Happy 15th Anniversary! (Part 5)

October 21, 2015
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Semper ad Meliora (Always towards better things)

This is the fifth in a series of posts celebrating Distributed Proofreaders’ 15th Anniversary.

21000 The 21,000th contribution, on August 22, 2011, was The Pros and Cons of Vivisection, by Charles Richet (1908). Vivisection (experimental surgery on living beings) has long been a controversial practice. The author, a distinguished French physiologist, tries to “set forth, as impartially as possible, the reasons which militate for and against vivisection. It is, however, a physiologist who is speaking, therefore no one will be surprised that he should defend a practice which is at the basis of the science he teaches.”

22000 We go to January 2, 2012 — and 1901 — for the 22,000th offering, The Nibelungenlied, the great medieval German epic poem, translated into English by William Nanson Lettsom. It tells the tale of the hero Siegfried, who slays a dragon, gains a treasure, fights a number of battles, and wins a fair lady — thereby setting into motion a tangled and tragic plot that is famously the basis for Richard Wagner’s great opera cycle, The Ring of the Nibelung.

Leaving the Ship

Leaving the Ship, from Crusoe’s Island

23000 June 5, 2012, gave us Crusoe’s Island: A Ramble in the Footsteps of Alexander Selkirk, by John Ross Browne, the 23,000th contribution. Published in 1864, this is an account of the Irish-born American author’s experiences in the Juan Fernández Islands, his stint as a government commissioner in California, and his life as an agent in the Nevada silver mines. The author’s sketches are included.

24000 French literature provided the 24,000th book, on October 31, 2012, Cours familier de littérature (Familiar Literature Courses, vol. 14, 1862), by M.A. de Lamartine. Alphonse Marie Louis de Prat de Lamartine, Chevalier de Pratz, was a French writer, poet, and politician who was instrumental in the foundation of the French Second Republic. He ended his life in poverty, publishing monthly installments of the Cours familier de littérature to support himself. You can find the celebratory blog post for this milestone here.

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25000 DP’s 25,000th book was, appropriately for the “silver milestone,” The Art and Practice of Silver Printing, by pioneering photographers H.P. Robinson and Captain Abney (1881), which was posted April 10, 2013. The authors noted, “The one defect of silver printing is the possibility of its results fading; but surely it is better to be beautiful, if fading, than permanent and ugly. It is better to be charmed with a beautiful thing for a few years, than be bored by an ugly one for ever.” You can read more about this book on Hot off the Press here.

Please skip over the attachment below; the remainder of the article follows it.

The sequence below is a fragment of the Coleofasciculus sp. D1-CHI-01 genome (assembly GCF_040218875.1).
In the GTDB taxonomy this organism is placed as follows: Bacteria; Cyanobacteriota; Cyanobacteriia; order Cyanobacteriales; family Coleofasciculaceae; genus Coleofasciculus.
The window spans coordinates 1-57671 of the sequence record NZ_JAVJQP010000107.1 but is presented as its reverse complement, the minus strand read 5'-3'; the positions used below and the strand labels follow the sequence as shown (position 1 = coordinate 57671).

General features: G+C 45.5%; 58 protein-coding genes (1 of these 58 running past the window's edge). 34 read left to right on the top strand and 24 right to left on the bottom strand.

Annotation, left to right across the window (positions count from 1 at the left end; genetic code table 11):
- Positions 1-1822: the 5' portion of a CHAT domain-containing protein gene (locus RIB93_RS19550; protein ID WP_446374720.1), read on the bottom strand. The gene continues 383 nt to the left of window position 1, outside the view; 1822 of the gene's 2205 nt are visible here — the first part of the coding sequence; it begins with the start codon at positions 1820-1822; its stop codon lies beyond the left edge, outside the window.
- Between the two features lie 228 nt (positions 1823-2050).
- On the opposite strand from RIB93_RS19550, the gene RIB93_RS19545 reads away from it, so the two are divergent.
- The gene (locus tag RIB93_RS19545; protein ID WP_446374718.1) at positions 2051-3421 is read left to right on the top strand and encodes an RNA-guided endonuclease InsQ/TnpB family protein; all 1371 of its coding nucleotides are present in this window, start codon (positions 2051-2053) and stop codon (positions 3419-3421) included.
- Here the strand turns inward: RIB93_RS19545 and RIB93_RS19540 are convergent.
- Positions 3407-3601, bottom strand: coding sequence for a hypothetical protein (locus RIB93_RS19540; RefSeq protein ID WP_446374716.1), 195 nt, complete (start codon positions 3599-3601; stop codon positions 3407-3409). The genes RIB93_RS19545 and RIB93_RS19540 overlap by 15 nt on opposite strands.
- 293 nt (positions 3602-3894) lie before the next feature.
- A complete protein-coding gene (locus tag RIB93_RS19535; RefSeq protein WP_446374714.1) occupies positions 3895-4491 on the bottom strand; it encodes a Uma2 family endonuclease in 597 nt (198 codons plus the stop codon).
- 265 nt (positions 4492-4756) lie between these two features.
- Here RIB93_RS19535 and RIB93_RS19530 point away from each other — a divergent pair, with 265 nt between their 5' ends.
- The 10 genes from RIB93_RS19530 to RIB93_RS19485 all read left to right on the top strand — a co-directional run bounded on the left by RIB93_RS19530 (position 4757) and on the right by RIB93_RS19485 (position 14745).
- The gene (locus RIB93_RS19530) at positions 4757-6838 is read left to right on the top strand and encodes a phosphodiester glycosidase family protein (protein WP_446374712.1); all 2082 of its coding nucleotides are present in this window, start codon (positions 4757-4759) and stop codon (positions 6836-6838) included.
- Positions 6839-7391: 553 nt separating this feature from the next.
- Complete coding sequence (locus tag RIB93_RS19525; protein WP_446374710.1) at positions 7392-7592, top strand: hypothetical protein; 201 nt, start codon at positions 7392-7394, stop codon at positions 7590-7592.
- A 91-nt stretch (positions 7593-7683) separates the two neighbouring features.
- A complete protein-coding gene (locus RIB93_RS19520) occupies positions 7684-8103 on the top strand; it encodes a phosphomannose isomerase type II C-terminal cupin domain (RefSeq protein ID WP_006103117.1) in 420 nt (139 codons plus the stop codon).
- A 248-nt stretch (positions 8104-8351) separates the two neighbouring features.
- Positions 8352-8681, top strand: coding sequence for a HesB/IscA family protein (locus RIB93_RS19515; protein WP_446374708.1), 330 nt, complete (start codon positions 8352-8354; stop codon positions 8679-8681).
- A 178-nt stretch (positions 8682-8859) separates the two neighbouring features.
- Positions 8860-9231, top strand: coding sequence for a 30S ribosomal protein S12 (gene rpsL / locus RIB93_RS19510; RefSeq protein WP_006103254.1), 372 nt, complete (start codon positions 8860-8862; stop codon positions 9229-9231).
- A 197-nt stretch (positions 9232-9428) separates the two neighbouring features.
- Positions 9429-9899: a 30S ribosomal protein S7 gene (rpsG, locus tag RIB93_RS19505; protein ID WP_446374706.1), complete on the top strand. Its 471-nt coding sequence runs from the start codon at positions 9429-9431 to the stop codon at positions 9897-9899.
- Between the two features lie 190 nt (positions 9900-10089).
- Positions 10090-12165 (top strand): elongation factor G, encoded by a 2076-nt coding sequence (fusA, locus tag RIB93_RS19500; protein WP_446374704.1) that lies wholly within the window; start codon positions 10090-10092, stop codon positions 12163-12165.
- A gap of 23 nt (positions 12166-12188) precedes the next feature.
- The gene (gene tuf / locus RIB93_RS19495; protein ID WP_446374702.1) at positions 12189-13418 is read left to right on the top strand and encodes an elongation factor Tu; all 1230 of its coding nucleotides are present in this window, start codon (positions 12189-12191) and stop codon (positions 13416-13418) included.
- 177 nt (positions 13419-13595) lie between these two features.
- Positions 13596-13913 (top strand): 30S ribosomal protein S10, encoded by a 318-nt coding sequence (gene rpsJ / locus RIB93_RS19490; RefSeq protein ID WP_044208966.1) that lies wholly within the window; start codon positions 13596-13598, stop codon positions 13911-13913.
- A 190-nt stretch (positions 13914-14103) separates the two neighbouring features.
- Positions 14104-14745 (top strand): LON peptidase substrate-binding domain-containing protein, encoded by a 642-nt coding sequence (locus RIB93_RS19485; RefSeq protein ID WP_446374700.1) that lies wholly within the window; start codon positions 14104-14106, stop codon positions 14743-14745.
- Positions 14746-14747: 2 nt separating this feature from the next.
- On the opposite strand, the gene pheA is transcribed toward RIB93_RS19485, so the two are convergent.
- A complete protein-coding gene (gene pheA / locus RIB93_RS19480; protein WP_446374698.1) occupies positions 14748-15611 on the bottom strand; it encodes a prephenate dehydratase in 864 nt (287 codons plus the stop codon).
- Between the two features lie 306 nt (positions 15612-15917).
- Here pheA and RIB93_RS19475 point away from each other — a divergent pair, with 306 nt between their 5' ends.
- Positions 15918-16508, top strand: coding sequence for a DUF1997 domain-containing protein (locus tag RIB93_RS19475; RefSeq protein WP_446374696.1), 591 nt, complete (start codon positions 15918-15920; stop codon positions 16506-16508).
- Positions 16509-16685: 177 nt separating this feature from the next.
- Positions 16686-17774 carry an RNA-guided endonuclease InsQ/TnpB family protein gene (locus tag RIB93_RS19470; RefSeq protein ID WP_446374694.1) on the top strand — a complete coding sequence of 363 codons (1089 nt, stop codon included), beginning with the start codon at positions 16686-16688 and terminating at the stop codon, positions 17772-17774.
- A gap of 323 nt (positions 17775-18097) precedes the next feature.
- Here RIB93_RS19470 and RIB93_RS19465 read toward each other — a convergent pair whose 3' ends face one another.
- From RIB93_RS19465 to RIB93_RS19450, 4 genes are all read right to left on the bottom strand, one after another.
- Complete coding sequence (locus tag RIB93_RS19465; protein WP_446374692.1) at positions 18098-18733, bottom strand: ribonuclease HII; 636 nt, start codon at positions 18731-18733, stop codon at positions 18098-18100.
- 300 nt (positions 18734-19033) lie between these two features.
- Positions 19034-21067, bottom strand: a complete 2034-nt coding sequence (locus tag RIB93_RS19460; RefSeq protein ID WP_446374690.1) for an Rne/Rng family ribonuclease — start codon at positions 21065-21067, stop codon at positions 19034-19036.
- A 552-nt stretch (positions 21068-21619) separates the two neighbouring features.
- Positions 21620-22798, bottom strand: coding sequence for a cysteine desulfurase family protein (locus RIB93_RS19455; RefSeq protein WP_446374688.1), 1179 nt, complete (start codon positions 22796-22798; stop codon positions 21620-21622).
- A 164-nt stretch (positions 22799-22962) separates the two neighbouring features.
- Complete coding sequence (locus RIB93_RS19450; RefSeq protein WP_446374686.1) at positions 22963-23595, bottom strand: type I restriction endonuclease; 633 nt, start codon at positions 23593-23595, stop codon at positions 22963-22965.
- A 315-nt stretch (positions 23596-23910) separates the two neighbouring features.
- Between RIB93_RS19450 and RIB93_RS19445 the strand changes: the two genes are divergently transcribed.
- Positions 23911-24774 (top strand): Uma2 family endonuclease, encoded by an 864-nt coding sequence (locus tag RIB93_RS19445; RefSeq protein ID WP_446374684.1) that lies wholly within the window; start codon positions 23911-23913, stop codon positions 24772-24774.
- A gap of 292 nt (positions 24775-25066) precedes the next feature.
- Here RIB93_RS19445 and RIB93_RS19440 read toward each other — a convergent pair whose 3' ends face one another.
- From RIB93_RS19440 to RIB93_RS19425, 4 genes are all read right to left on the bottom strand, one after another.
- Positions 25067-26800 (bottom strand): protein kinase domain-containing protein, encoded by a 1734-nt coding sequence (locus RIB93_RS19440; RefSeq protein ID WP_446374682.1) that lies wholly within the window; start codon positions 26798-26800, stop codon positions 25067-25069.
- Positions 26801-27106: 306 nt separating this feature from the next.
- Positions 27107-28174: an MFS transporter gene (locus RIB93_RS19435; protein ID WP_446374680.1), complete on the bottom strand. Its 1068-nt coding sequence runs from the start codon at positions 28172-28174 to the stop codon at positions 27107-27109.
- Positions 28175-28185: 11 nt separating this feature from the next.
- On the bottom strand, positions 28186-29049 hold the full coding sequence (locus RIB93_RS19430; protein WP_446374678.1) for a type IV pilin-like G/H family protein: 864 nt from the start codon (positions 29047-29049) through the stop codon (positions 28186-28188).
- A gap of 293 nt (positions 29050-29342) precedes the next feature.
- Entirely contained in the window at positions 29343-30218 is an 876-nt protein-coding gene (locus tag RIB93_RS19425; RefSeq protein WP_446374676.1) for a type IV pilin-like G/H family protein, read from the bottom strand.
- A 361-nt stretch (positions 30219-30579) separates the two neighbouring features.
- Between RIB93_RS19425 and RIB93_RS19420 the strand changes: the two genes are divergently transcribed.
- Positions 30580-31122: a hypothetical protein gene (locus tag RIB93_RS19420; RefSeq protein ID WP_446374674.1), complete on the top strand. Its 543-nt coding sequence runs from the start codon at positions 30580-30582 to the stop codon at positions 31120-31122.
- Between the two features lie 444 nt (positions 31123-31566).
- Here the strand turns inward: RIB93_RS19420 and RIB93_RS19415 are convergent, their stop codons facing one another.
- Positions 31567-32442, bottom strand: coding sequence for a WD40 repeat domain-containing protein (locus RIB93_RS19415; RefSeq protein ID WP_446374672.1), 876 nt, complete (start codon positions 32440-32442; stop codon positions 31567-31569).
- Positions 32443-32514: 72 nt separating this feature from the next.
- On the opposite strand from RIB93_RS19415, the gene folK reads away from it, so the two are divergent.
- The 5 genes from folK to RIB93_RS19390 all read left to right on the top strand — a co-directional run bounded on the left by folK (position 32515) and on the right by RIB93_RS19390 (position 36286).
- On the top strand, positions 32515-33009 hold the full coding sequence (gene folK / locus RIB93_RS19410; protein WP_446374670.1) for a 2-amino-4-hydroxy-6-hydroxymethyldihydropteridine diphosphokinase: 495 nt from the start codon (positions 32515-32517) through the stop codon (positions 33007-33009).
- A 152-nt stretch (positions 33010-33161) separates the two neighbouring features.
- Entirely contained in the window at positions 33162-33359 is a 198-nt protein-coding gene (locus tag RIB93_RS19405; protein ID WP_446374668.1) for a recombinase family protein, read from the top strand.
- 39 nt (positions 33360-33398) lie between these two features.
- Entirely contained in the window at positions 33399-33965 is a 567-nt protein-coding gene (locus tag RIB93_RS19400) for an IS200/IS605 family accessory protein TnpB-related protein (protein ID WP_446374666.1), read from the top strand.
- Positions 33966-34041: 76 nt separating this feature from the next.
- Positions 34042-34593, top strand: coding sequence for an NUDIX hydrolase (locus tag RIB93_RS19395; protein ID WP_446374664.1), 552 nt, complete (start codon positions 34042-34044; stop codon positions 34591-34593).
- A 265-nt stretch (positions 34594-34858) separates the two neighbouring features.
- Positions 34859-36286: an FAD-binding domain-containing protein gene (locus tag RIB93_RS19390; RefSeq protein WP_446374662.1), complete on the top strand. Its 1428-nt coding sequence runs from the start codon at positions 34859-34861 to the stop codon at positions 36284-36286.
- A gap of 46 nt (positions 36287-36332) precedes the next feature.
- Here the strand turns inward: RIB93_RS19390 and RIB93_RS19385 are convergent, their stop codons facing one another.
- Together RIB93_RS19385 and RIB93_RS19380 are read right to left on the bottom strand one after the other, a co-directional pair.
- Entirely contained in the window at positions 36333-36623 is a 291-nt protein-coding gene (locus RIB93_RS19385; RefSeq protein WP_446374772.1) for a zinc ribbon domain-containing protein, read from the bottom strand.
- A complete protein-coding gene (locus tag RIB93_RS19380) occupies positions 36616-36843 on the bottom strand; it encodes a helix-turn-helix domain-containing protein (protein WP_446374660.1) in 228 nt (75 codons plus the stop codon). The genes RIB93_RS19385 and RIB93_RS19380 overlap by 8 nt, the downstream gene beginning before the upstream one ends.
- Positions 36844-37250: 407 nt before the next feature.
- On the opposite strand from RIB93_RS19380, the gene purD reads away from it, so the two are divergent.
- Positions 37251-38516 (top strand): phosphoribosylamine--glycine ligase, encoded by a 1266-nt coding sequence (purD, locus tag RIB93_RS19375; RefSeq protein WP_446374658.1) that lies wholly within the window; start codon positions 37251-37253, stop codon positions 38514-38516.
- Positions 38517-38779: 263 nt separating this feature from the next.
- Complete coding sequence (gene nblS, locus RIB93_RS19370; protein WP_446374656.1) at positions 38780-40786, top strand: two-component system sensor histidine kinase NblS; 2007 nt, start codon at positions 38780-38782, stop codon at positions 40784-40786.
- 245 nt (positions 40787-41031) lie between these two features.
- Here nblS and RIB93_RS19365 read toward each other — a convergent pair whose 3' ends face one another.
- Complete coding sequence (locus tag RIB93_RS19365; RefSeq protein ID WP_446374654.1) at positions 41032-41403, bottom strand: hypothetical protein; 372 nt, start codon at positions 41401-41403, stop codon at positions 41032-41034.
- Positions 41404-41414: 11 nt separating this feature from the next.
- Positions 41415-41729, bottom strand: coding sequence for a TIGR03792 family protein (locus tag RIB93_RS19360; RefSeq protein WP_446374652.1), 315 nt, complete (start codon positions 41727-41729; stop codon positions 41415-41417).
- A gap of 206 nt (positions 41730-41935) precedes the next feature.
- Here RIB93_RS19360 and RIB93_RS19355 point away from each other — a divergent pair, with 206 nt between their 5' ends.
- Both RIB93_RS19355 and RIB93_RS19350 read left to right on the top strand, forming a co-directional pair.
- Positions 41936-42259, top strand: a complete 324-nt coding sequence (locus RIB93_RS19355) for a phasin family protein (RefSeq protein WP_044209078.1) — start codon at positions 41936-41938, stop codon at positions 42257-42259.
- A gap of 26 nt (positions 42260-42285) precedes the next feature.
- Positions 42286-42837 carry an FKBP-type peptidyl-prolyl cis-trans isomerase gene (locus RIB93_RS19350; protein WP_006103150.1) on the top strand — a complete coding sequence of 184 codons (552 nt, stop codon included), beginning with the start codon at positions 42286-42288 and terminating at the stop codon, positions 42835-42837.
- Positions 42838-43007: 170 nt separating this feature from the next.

Next: The celebration continues with milestones 26000 to 30000.

These 15th Anniversary posts were contributed by WebRover, a DP volunteer.


Happy 15th Anniversary! (Part 4)

October 16, 2015
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Semper ad Meliora (Always towards better things)

This is the fourth in a series of posts celebrating Distributed Proofreaders’ 15th Anniversary.

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16000 October 1, 2009, brought to Project Gutenberg ABC: Petits Contes (ABC: Short Stories), by Jules Lemaître (1919, French). This is a beautifully illustrated children’s book. Even if you can’t recognize a single French word, this book is worth downloading for the striking color illustrations by “Job” (Jacques Onfroy de Bréville).

17000 DP saw its next milestone book, the 17,000th, on March 4, 2010: The Position of Woman in Primitive Society, by British author and headmistress C. Gasquoine Hartley (1914). From the introductory chapter: “This little book is an attempt to establish the position of the mother in the family. It sets out to investigate those early states of society, when, through the widespread prevalence of descent through the mother, the survival of the family clan and, in some cases, the property rights were dependent on women and not on men.”